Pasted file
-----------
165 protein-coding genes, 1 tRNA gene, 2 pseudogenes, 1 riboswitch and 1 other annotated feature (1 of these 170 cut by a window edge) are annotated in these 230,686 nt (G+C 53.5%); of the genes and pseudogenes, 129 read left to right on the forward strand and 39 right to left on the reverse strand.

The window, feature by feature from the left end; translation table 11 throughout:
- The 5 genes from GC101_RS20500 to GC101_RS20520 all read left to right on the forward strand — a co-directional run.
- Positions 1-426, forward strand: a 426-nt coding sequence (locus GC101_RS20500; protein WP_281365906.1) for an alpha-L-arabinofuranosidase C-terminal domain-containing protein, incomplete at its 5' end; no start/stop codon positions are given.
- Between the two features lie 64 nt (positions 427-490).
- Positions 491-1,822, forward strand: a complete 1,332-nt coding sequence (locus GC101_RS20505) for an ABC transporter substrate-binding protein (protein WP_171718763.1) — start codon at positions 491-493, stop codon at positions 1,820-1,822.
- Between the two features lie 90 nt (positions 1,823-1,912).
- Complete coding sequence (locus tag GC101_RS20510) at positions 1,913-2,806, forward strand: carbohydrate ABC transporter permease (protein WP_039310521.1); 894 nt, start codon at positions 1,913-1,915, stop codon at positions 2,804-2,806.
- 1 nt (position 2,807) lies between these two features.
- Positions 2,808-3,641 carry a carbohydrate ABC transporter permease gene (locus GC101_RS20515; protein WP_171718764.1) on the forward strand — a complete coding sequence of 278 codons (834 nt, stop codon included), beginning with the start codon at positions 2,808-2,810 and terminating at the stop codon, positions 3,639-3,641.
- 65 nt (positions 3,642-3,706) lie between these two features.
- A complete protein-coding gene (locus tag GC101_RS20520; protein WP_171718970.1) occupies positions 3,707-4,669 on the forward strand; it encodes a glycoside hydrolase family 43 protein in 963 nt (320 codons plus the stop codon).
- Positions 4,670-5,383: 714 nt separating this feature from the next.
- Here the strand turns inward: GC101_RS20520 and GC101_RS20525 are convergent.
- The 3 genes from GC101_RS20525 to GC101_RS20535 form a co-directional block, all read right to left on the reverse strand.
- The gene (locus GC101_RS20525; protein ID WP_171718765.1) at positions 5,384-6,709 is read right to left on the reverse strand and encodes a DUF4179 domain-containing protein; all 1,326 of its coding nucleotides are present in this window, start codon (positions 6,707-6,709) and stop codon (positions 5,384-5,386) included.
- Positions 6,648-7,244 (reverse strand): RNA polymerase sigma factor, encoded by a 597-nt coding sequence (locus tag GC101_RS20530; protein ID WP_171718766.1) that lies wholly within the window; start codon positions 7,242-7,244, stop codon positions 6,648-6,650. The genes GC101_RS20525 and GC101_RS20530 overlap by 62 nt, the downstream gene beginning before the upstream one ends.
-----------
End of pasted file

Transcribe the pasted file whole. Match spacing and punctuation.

165 protein-coding genes, 1 tRNA gene, 2 pseudogenes, 1 riboswitch and 1 other annotated feature (1 of these 170 cut by a window edge) are annotated in these 230,686 nt (G+C 53.5%); of the genes and pseudogenes, 129 read left to right on the forward strand and 39 right to left on the reverse strand.

The window, feature by feature from the left end; translation table 11 throughout:
- The 5 genes from GC101_RS20500 to GC101_RS20520 all read left to right on the forward strand — a co-directional run.
- Positions 1-426, forward strand: a 426-nt coding sequence (locus GC101_RS20500; protein WP_281365906.1) for an alpha-L-arabinofuranosidase C-terminal domain-containing protein, incomplete at its 5' end; no start/stop codon positions are given.
- Between the two features lie 64 nt (positions 427-490).
- Positions 491-1,822, forward strand: a complete 1,332-nt coding sequence (locus GC101_RS20505) for an ABC transporter substrate-binding protein (protein WP_171718763.1) — start codon at positions 491-493, stop codon at positions 1,820-1,822.
- Between the two features lie 90 nt (positions 1,823-1,912).
- Complete coding sequence (locus tag GC101_RS20510) at positions 1,913-2,806, forward strand: carbohydrate ABC transporter permease (protein WP_039310521.1); 894 nt, start codon at positions 1,913-1,915, stop codon at positions 2,804-2,806.
- 1 nt (position 2,807) lies between these two features.
- Positions 2,808-3,641 carry a carbohydrate ABC transporter permease gene (locus GC101_RS20515; protein WP_171718764.1) on the forward strand — a complete coding sequence of 278 codons (834 nt, stop codon included), beginning with the start codon at positions 2,808-2,810 and terminating at the stop codon, positions 3,639-3,641.
- 65 nt (positions 3,642-3,706) lie between these two features.
- A complete protein-coding gene (locus tag GC101_RS20520; protein WP_171718970.1) occupies positions 3,707-4,669 on the forward strand; it encodes a glycoside hydrolase family 43 protein in 963 nt (320 codons plus the stop codon).
- Positions 4,670-5,383: 714 nt separating this feature from the next.
- Here the strand turns inward: GC101_RS20520 and GC101_RS20525 are convergent.
- The 3 genes from GC101_RS20525 to GC101_RS20535 form a co-directional block, all read right to left on the reverse strand.
- The gene (locus GC101_RS20525; protein ID WP_171718765.1) at positions 5,384-6,709 is read right to left on the reverse strand and encodes a DUF4179 domain-containing protein; all 1,326 of its coding nucleotides are present in this window, start codon (positions 6,707-6,709) and stop codon (positions 5,384-5,386) included.
- Positions 6,648-7,244 (reverse strand): RNA polymerase sigma factor, encoded by a 597-nt coding sequence (locus tag GC101_RS20530; protein ID WP_171718766.1) that lies wholly within the window; start codon positions 7,242-7,244, stop codon positions 6,648-6,650. The genes GC101_RS20525 and GC101_RS20530 overlap by 62 nt, the downstream gene beginning before the upstream one ends.